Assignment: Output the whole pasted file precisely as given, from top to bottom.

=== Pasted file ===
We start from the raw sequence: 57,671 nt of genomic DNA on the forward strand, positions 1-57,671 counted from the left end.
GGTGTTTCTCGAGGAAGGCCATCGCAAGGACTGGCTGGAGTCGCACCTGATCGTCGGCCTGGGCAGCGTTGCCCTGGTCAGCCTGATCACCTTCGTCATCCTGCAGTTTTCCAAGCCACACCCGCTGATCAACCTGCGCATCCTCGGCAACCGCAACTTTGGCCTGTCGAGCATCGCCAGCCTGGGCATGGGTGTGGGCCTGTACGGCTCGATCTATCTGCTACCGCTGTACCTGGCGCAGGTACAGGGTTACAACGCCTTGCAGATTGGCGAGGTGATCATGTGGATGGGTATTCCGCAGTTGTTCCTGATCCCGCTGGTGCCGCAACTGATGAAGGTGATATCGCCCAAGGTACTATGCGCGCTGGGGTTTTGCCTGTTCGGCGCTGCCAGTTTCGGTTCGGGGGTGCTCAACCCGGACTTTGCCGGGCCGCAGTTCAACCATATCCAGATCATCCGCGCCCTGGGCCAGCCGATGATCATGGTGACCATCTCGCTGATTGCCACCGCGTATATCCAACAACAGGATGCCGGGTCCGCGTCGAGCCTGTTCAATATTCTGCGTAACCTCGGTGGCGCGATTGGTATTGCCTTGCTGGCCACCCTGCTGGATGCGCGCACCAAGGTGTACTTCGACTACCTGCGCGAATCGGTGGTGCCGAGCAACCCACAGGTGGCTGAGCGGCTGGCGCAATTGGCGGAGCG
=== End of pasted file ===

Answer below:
We start from the raw sequence: 57,671 nt of genomic DNA on the forward strand, positions 1-57,671 counted from the left end.
GGTGTTTCTCGAGGAAGGCCATCGCAAGGACTGGCTGGAGTCGCACCTGATCGTCGGCCTGGGCAGCGTTGCCCTGGTCAGCCTGATCACCTTCGTCATCCTGCAGTTTTCCAAGCCACACCCGCTGATCAACCTGCGCATCCTCGGCAACCGCAACTTTGGCCTGTCGAGCATCGCCAGCCTGGGCATGGGTGTGGGCCTGTACGGCTCGATCTATCTGCTACCGCTGTACCTGGCGCAGGTACAGGGTTACAACGCCTTGCAGATTGGCGAGGTGATCATGTGGATGGGTATTCCGCAGTTGTTCCTGATCCCGCTGGTGCCGCAACTGATGAAGGTGATATCGCCCAAGGTACTATGCGCGCTGGGGTTTTGCCTGTTCGGCGCTGCCAGTTTCGGTTCGGGGGTGCTCAACCCGGACTTTGCCGGGCCGCAGTTCAACCATATCCAGATCATCCGCGCCCTGGGCCAGCCGATGATCATGGTGACCATCTCGCTGATTGCCACCGCGTATATCCAACAACAGGATGCCGGGTCCGCGTCGAGCCTGTTCAATATTCTGCGTAACCTCGGTGGCGCGATTGGTATTGCCTTGCTGGCCACCCTGCTGGATGCGCGCACCAAGGTGTACTTCGACTACCTGCGCGAATCGGTGGTGCCGAGCAACCCACAGGTGGCTGAGCGGCTGGCGCAATTGGCGGAGCG